1 hour’s drive north west of Toronto lies some of the most breathtakingly beautiful country in Ontario. Rolling hills, views and vistas, rivers and streams abound from Caledon to Mulmur.   It’s hard to imagine that Toronto is so near.

Dufferin County is located just north west of the GTA.  It has become a favourite place to move for many who need more peace and quiet and extra space, but who also need continued access to Brampton, Mississauga and the GTA, either for work or play.

The county has an area of 1,442 km2 (557 square miles) and a population of over 40,000.  Orangeville, the county seat, is located about 120 km north-west of Toronto.  There are two other towns: Shelburne and Grand Valley, and six rural townships: Amaranth, East Garafraxa, East Luther, Melancthon, Mono, and Mulmur.  Over half of the county’s population lives in Orangeville.

Dufferin County was one of the last areas of southern Ontario to be settled.  It was named after Lord Dufferin, who was Governor-General of Canada from 1872 to 1878.

In the past, the economy was based on agriculture.  In 1986, there were 1,079 farms in Dufferin County covering an area of 85,360 hectares. And although a portion of Dufferin’s economy still depends on agriculture, the economy is diversifying.  The commercial retail and service sector is centred in Orangeville and Shelburne and is growing rapidly. Industries related to residential and commercial construction have grown. Manufacturing is becoming an important sector of the economy. And tourism is becoming significant, as the County takes a more proactive role in attracting visitors to the area through groups such as the Headwaters Country Tourism Association.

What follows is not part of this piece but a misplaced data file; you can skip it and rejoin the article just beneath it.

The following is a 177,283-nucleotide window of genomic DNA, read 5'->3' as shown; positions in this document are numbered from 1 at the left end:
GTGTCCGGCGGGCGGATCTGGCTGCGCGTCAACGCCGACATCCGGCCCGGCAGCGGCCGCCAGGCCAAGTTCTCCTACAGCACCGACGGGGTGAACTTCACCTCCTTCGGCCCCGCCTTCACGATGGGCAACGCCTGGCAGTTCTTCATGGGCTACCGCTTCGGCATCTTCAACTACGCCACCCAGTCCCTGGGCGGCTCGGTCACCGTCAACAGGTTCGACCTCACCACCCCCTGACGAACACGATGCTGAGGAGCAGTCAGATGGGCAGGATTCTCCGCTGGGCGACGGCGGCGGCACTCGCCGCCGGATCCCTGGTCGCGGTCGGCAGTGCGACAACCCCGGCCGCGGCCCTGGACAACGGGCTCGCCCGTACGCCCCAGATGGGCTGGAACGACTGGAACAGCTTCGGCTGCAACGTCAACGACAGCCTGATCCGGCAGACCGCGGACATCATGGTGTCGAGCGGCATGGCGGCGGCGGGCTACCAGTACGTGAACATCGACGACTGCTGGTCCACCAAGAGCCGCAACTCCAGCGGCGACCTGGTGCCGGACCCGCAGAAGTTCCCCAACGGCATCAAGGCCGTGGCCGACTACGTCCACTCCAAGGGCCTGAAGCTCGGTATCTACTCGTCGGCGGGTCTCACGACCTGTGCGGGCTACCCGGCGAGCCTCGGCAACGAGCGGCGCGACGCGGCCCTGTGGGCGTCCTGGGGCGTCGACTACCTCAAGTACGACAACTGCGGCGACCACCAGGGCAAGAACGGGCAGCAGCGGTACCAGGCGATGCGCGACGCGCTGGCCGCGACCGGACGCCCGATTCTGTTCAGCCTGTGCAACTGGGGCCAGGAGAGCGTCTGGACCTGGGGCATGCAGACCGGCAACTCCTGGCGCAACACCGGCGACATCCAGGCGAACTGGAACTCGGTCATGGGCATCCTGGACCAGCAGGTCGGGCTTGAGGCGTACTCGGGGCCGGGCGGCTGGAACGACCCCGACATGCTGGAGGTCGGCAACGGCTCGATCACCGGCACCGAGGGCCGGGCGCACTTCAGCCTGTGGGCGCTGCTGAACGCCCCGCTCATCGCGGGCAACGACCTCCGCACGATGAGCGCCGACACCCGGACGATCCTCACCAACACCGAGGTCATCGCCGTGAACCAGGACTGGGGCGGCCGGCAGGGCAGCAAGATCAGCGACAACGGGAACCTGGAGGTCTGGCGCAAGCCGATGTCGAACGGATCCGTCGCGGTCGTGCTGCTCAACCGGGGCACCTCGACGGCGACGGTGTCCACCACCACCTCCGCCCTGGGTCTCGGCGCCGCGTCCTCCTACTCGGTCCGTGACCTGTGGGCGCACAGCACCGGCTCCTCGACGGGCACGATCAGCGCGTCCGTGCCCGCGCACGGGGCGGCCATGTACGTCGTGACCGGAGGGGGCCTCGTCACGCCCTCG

The physical features of the County vary widely, with the Niagara Escarpment forming a dividing line through the County. The western part of the County is covered by gently undulating till plains, which makes the Townships of Amaranth, East Garafraxa, East Luther, and Melancthon ideally suited for agriculture.

In Mono and Mulmur Townships much reforestation has taken place over the last 70 years. This part of the county is dominated by the Nottawasaga river system, which has its headwaters in Melancthon. Two of the Nottawasaga’s tributaries, the Pine River and the Boyne River, rise west of the Niagara Escarpment and flow in an easterly direction.   This area is call “Headwaters Country” with good reason. The Credit, Humber, and Saugeen also have their headwaters in Dufferin.

The Hockley Valley and the Hills of Mulmur are dramatic natural features, particularly during the time of the fall colours.

Related Links

Dufferin Caledon Adjala
Mulmur Mono West Dufferin
Orangeville Shelburne